© 2019 Elsevier Inc. Background and Purpose: A number of environmental risk factors of acute ischemic stroke have been identified, but few studies have evaluated the influence of the outdoor environment on stroke severity. We assessed the association of residential ambient fine particulate matter air pollution (PM2.5), noise, and surrounding greenspace with initial stroke severity. Methods: We obtained data on patients hospitalized with acute ischemic stroke from a hospital-based prospective stroke register (2005–2014) in Barcelona. We estimated residential PM2.5 based on an established land use regression model, greenspace as the average satellite-based Normalized Difference Vegetation Index (NDVI) within a 300 m buffer of the residence, and daily (Lday), evening (Levening), night (Lnight) and average noise (Lden) level at the street nearest to the residential address using municipal noise models. Stroke severity was assessed at the time of hospital presentation using the National Institute of Health Stroke Scale (NIHSS).We used logistic regression and binomial models to evaluate the associations of PM2.5, greenspace, and noise with initial stroke severity adjusting for potential confounders. Results: Among 2761 patients, higher residential surrounding greenspace was associated with lower risk of severe stroke (OR for NIHSS>5, 0.75; 95% CI: 0.60–0.95), while, living in areas with higher Lden was associated with a higher risk of severe stroke (OR, 1.30; 95% CI: 1.02–1.65). PM2.5 was not associated with initial stroke severity. Conclusions: In an urban setting, surrounding greenspace and traffic noise at home are associated with initial stroke severity, suggesting an important influence of the built environment on the global burden of ischemic stroke.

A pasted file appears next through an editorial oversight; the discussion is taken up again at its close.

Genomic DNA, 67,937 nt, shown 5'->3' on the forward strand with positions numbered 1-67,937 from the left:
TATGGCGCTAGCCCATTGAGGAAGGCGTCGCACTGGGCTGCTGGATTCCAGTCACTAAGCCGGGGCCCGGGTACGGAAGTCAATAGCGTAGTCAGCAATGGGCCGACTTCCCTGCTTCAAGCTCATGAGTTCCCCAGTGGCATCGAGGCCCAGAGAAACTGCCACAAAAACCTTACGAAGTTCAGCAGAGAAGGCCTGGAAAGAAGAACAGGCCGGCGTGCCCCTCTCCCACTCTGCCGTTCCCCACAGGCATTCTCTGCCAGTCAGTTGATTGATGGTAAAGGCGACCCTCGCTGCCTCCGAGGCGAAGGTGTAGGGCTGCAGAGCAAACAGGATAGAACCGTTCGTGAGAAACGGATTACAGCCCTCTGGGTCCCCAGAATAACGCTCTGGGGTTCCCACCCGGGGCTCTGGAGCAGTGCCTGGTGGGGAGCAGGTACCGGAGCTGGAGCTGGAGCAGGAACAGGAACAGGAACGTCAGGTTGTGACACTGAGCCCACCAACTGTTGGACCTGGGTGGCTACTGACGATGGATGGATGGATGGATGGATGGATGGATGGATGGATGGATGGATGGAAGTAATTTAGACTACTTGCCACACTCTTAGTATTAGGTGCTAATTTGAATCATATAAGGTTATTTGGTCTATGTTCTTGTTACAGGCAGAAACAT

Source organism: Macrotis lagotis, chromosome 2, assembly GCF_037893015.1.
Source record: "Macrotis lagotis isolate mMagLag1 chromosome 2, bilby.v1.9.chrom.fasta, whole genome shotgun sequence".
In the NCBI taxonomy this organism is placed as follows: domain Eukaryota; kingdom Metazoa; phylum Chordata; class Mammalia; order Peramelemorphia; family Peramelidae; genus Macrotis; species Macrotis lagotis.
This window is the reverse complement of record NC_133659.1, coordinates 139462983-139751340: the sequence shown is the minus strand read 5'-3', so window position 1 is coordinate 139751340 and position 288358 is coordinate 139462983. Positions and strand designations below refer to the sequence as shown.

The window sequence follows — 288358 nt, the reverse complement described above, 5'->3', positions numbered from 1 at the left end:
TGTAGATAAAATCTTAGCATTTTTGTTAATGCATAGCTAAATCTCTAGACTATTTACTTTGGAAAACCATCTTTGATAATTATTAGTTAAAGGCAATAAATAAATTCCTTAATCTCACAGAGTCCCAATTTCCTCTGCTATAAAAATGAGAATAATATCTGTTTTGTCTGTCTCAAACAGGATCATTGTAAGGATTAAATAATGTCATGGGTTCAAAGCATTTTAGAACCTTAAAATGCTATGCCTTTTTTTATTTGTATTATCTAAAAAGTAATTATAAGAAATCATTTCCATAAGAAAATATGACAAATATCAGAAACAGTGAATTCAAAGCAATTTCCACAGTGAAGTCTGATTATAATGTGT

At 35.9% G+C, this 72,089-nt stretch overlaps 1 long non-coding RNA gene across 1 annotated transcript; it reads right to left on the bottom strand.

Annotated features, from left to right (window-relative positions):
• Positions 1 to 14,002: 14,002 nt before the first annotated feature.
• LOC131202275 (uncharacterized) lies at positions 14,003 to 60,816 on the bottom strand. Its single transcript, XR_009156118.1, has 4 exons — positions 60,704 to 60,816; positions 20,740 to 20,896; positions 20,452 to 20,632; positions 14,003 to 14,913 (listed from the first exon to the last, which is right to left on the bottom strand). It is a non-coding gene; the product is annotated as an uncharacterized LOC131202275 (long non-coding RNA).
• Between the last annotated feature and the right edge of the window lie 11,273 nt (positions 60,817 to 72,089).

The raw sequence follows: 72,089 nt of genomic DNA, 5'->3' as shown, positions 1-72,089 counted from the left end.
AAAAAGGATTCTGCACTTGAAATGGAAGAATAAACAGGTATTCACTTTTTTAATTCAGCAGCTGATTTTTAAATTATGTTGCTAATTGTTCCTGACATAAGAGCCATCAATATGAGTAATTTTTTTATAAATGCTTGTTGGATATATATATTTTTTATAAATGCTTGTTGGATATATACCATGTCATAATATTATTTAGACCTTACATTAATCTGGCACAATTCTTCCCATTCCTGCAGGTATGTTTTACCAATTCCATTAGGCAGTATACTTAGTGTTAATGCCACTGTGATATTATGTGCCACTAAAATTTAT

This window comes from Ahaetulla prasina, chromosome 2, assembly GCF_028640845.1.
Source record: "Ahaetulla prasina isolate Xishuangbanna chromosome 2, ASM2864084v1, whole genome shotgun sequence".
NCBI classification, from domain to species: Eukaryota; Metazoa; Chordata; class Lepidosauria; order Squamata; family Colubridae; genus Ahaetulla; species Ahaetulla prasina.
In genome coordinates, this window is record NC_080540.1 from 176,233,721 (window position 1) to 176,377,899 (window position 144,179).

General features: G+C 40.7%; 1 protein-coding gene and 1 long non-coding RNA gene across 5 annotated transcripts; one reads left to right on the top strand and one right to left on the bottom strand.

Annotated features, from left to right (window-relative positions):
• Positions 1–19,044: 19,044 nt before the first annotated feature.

- Air pollution